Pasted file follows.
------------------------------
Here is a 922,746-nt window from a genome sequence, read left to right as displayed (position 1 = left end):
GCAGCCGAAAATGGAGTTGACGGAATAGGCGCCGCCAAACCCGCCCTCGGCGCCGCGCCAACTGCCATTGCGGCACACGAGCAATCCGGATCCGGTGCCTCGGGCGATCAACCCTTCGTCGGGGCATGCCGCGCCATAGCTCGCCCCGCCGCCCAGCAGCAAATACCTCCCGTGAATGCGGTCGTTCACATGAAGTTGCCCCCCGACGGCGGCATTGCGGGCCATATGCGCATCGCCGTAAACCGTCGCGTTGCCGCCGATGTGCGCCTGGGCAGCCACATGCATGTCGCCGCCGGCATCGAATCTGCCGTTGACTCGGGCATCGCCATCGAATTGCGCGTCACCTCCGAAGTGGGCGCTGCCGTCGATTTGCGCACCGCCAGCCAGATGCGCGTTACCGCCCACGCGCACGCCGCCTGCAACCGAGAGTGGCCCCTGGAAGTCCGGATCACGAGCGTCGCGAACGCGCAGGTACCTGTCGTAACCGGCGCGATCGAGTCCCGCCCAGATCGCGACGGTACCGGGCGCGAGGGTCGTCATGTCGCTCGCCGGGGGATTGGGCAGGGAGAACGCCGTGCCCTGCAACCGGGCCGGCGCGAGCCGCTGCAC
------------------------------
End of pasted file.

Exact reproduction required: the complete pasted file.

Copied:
Here is a 922,746-nt window from a genome sequence, read left to right as displayed (position 1 = left end):
GCAGCCGAAAATGGAGTTGACGGAATAGGCGCCGCCAAACCCGCCCTCGGCGCCGCGCCAACTGCCATTGCGGCACACGAGCAATCCGGATCCGGTGCCTCGGGCGATCAACCCTTCGTCGGGGCATGCCGCGCCATAGCTCGCCCCGCCGCCCAGCAGCAAATACCTCCCGTGAATGCGGTCGTTCACATGAAGTTGCCCCCCGACGGCGGCATTGCGGGCCATATGCGCATCGCCGTAAACCGTCGCGTTGCCGCCGATGTGCGCCTGGGCAGCCACATGCATGTCGCCGCCGGCATCGAATCTGCCGTTGACTCGGGCATCGCCATCGAATTGCGCGTCACCTCCGAAGTGGGCGCTGCCGTCGATTTGCGCACCGCCAGCCAGATGCGCGTTACCGCCCACGCGCACGCCGCCTGCAACCGAGAGTGGCCCCTGGAAGTCCGGATCACGAGCGTCGCGAACGCGCAGGTACCTGTCGTAACCGGCGCGATCGAGTCCCGCCCAGATCGCGACGGTACCGGGCGCGAGGGTCGTCATGTCGCTCGCCGGGGGATTGGGCAGGGAGAACGCCGTGCCCTGCAACCGGGCCGGCGCGAGCCGCTGCAC